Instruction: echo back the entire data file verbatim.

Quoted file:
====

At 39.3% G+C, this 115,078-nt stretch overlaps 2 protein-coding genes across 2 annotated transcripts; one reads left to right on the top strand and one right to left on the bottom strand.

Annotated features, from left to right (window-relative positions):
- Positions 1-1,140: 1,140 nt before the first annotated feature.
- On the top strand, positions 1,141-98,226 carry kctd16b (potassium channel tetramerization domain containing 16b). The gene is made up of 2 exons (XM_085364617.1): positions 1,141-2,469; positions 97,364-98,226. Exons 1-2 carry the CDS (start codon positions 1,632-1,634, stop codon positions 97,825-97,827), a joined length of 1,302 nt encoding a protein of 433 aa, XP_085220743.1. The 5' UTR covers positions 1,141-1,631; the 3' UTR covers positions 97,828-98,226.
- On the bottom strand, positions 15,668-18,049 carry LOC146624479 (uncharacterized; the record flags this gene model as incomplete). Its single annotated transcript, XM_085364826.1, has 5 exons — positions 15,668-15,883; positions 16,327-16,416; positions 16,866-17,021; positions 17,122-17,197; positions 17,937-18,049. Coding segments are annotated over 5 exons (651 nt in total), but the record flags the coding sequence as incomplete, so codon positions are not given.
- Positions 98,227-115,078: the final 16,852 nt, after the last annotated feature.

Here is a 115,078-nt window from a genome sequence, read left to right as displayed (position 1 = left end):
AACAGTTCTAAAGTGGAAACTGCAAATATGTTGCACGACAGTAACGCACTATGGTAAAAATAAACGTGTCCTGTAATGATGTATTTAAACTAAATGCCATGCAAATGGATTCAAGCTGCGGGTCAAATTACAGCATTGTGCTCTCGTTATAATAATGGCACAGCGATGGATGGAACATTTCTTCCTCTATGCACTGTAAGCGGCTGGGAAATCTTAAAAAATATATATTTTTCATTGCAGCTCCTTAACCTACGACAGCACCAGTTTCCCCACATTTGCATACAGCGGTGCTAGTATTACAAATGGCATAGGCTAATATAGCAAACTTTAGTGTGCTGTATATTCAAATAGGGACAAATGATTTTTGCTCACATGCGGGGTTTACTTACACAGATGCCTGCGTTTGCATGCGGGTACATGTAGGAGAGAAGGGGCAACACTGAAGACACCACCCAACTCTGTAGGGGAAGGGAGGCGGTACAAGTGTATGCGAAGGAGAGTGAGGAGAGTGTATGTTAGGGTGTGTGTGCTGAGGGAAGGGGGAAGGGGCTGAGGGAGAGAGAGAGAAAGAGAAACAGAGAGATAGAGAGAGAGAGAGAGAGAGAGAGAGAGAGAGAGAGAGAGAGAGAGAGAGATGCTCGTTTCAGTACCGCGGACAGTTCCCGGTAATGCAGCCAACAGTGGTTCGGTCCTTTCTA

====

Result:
At 39.3% G+C, this 115,078-nt stretch overlaps 2 protein-coding genes across 2 annotated transcripts; one reads left to right on the top strand and one right to left on the bottom strand.

Annotated features, from left to right (window-relative positions):
- Positions 1-1,140: 1,140 nt before the first annotated feature.
- On the top strand, positions 1,141-98,226 carry kctd16b (potassium channel tetramerization domain containing 16b). The gene is made up of 2 exons (XM_085364617.1): positions 1,141-2,469; positions 97,364-98,226. Exons 1-2 carry the CDS (start codon positions 1,632-1,634, stop codon positions 97,825-97,827), a joined length of 1,302 nt encoding a protein of 433 aa, XP_085220743.1. The 5' UTR covers positions 1,141-1,631; the 3' UTR covers positions 97,828-98,226.
- On the bottom strand, positions 15,668-18,049 carry LOC146624479 (uncharacterized; the record flags this gene model as incomplete). Its single annotated transcript, XM_085364826.1, has 5 exons — positions 15,668-15,883; positions 16,327-16,416; positions 16,866-17,021; positions 17,122-17,197; positions 17,937-18,049. Coding segments are annotated over 5 exons (651 nt in total), but the record flags the coding sequence as incomplete, so codon positions are not given.
- Positions 98,227-115,078: the final 16,852 nt, after the last annotated feature.

Here is a 115,078-nt window from a genome sequence, read left to right as displayed (position 1 = left end):
AACAGTTCTAAAGTGGAAACTGCAAATATGTTGCACGACAGTAACGCACTATGGTAAAAATAAACGTGTCCTGTAATGATGTATTTAAACTAAATGCCATGCAAATGGATTCAAGCTGCGGGTCAAATTACAGCATTGTGCTCTCGTTATAATAATGGCACAGCGATGGATGGAACATTTCTTCCTCTATGCACTGTAAGCGGCTGGGAAATCTTAAAAAATATATATTTTTCATTGCAGCTCCTTAACCTACGACAGCACCAGTTTCCCCACATTTGCATACAGCGGTGCTAGTATTACAAATGGCATAGGCTAATATAGCAAACTTTAGTGTGCTGTATATTCAAATAGGGACAAATGATTTTTGCTCACATGCGGGGTTTACTTACACAGATGCCTGCGTTTGCATGCGGGTACATGTAGGAGAGAAGGGGCAACACTGAAGACACCACCCAACTCTGTAGGGGAAGGGAGGCGGTACAAGTGTATGCGAAGGAGAGTGAGGAGAGTGTATGTTAGGGTGTGTGTGCTGAGGGAAGGGGGAAGGGGCTGAGGGAGAGAGAGAGAAAGAGAAACAGAGAGATAGAGAGAGAGAGAGAGAGAGAGAGAGAGAGAGAGAGAGAGAGAGAGAGAGATGCTCGTTTCAGTACCGCGGACAGTTCCCGGTAATGCAGCCAACAGTGGTTCGGTCCTTTCTA